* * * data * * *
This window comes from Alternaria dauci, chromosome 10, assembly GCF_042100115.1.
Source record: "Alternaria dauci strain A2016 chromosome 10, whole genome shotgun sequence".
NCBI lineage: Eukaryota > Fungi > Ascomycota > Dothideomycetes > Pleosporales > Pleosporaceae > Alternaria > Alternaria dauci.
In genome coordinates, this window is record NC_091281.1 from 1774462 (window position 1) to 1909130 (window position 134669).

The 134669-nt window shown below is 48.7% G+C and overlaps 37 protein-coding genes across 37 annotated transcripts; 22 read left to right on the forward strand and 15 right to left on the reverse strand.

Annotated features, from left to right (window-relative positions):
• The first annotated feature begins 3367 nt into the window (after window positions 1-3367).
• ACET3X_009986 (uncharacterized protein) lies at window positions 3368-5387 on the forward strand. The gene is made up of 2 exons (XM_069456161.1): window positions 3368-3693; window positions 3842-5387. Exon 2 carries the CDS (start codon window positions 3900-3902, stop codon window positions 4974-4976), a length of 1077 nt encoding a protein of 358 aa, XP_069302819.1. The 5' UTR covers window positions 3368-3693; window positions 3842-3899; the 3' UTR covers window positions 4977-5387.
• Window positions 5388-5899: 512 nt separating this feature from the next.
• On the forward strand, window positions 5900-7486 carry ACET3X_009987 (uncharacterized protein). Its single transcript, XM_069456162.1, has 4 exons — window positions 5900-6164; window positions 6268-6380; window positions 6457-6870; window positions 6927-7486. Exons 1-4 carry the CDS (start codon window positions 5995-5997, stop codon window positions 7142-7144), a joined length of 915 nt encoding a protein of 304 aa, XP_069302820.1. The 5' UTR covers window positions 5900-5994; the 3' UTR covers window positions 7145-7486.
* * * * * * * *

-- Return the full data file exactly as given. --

This window comes from Alternaria dauci, chromosome 10, assembly GCF_042100115.1.
Source record: "Alternaria dauci strain A2016 chromosome 10, whole genome shotgun sequence".
NCBI lineage: Eukaryota > Fungi > Ascomycota > Dothideomycetes > Pleosporales > Pleosporaceae > Alternaria > Alternaria dauci.
In genome coordinates, this window is record NC_091281.1 from 1774462 (window position 1) to 1909130 (window position 134669).

The 134669-nt window shown below is 48.7% G+C and overlaps 37 protein-coding genes across 37 annotated transcripts; 22 read left to right on the forward strand and 15 right to left on the reverse strand.

Annotated features, from left to right (window-relative positions):
• The first annotated feature begins 3367 nt into the window (after window positions 1-3367).
• ACET3X_009986 (uncharacterized protein) lies at window positions 3368-5387 on the forward strand. The gene is made up of 2 exons (XM_069456161.1): window positions 3368-3693; window positions 3842-5387. Exon 2 carries the CDS (start codon window positions 3900-3902, stop codon window positions 4974-4976), a length of 1077 nt encoding a protein of 358 aa, XP_069302819.1. The 5' UTR covers window positions 3368-3693; window positions 3842-3899; the 3' UTR covers window positions 4977-5387.
• Window positions 5388-5899: 512 nt separating this feature from the next.
• On the forward strand, window positions 5900-7486 carry ACET3X_009987 (uncharacterized protein). Its single transcript, XM_069456162.1, has 4 exons — window positions 5900-6164; window positions 6268-6380; window positions 6457-6870; window positions 6927-7486. Exons 1-4 carry the CDS (start codon window positions 5995-5997, stop codon window positions 7142-7144), a joined length of 915 nt encoding a protein of 304 aa, XP_069302820.1. The 5' UTR covers window positions 5900-5994; the 3' UTR covers window positions 7145-7486.